Route Development: Myra-Bellevue and the Kettle Valley Rail Trail are the gateway to all kinds of adventures by bike. Chute Lake Charcuterie was designed as a mountain biker’s introduction to what’s available, mixing local singletrack with the amenities of Chute Lake Lodge, and touching on local tourist attractions like the Bellevue Trestle, KVR, Crawford Canyon Falls and Kelowna’s downtown waterfront. This same route can serve as a starting point for much longer bikepacking trips, including The BC Trail towards Alberta or linking together with routes on the coast. Let your imagination run wild!

Local OvernighterThis route is part of the Local Overnighter Project, which was created to expand our growing list of worldwide bikepacking routes—the first and largest of its kind—and create an independent map and catalog of great bikepacking overnighters, curated by you, from your own backyard. Our goal is to have accessible routes from every town and city in the world. Learn MoreBikepacking Overnighters
  • Highlights


  • Must Know


  • Camping


  • Food/H2O


  • Trail Notes


  • Resources


  • Escaping the city via the Mission Creek Greenway.
  • Climbing Lost Lake Trail right up to the Kettle Valley Rail Trail.
  • Chute Lake Lodge—the food, accommodations and overall vibe make for a great place to spend the night before the return trip to Kelowna.
  • The flowy yet challenging 7km singletrack descent via Crawford Trail to Crawford Canyon Falls.
  • Beaches, restaurants, and breweries in downtown Kelowna.
  • Sobering reminders of the effect and power of forest fires while riding through old burn zones in Myra-Bellevue Provincial Park.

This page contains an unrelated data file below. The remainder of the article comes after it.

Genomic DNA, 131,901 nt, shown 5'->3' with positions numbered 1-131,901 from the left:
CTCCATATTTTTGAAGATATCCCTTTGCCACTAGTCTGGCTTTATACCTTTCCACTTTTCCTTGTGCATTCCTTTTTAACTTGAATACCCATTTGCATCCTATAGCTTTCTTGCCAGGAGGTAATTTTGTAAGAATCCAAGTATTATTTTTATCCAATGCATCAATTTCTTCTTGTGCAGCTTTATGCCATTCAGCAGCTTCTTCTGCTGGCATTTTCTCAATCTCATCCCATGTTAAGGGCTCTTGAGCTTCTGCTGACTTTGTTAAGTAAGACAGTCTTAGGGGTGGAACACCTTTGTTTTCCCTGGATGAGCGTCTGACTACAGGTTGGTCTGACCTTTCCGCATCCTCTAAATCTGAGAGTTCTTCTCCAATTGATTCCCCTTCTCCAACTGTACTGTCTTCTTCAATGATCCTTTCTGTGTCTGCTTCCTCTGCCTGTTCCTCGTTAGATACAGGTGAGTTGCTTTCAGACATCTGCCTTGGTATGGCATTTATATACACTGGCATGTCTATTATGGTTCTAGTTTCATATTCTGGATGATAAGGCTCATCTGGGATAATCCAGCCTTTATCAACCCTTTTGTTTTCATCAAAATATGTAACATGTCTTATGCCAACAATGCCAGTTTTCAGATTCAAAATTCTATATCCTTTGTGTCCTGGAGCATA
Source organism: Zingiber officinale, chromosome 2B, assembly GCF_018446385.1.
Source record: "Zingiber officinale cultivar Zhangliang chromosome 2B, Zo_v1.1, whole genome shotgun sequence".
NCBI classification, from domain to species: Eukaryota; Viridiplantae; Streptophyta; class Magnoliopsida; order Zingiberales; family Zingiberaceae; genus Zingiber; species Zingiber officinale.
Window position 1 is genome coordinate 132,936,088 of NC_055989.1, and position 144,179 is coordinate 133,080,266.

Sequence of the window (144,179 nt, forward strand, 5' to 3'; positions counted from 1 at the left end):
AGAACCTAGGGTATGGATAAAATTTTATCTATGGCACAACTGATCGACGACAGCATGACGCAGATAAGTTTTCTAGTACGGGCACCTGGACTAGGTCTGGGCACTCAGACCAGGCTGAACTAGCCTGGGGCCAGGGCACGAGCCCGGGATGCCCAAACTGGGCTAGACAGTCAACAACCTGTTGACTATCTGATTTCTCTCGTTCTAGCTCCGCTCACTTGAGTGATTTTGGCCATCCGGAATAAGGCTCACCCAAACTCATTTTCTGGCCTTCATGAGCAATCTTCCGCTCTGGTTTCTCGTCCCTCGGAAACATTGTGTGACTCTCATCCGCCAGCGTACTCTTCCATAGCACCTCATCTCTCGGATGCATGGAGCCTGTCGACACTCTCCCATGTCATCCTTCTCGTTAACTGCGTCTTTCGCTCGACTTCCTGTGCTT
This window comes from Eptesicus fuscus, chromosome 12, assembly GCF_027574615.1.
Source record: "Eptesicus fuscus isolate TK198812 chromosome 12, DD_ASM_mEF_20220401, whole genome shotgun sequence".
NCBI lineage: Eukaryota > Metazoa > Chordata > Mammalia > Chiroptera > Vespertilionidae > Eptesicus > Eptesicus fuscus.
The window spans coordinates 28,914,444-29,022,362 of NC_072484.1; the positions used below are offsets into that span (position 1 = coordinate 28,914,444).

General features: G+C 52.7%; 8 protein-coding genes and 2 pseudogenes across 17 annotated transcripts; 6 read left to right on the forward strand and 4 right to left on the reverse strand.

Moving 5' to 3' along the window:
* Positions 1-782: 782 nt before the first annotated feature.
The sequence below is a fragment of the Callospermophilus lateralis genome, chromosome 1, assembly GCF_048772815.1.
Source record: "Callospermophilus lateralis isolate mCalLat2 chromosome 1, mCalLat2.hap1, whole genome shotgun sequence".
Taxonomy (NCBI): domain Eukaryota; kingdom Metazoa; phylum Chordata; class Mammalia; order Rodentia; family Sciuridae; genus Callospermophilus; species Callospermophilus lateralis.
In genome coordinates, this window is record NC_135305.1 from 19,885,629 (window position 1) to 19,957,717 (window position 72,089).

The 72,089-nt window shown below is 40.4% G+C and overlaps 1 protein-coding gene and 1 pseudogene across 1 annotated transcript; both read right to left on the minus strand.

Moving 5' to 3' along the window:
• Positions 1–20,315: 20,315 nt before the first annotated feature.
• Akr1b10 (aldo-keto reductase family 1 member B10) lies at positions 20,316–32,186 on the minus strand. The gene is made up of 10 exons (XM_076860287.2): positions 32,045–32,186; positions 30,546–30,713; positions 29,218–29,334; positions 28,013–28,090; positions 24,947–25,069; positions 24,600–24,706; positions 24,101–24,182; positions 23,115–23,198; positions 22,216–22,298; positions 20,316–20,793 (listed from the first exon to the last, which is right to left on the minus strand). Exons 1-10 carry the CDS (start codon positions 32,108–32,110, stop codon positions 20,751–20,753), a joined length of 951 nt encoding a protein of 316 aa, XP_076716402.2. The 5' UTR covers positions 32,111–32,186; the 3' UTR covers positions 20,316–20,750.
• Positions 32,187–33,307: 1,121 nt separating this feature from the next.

• Ideal Bike: A mountain bike with front suspension or rigid with plus-sized tires is ideal. Although the route follows some wider, smooth gravel paths—the singletrack descent is technical at the start and the KVR is full of potholes and fist-sized rocks closer to Chute Lake. Looking to avoid the singletrack sections? See the Trail Notes.
  • When to ride: Fall is the ideal time to ride the route since daily temperatures will be lower and the nights cooler at Chute Lake. Spring has the benefit of more water runoff in some of the creeks, but the trails and KVR often don’t drain well and can form deep puddles—plus the ticks can be really bad. Summer is also fine, but hot weather is normal (35°C and higher) and water resupply is that much more scarce.
  • Getting here: Kelowna has an international airport for those flying in, and can either take a cab, public transportation, or ride the Okanagan Rail Trail south into the city. For those looking to shorten the first day, BC Transit has a two bike rack and the Crawford Route can get you pretty close to the bottom of Lost Lake Trail.
  • Route Direction: This route is best ridden clockwise due to one-way mountain bike trails, and was designed to be ridden this way.
  • Land Acknowledgment: The Chute Lake Charcuterie travels on the unceded traditional territory of the Syilx and Okanagan Nation. Take some time to learn about and respect their people. Head over to the British Columbia Assembly of First Nations website to learn more.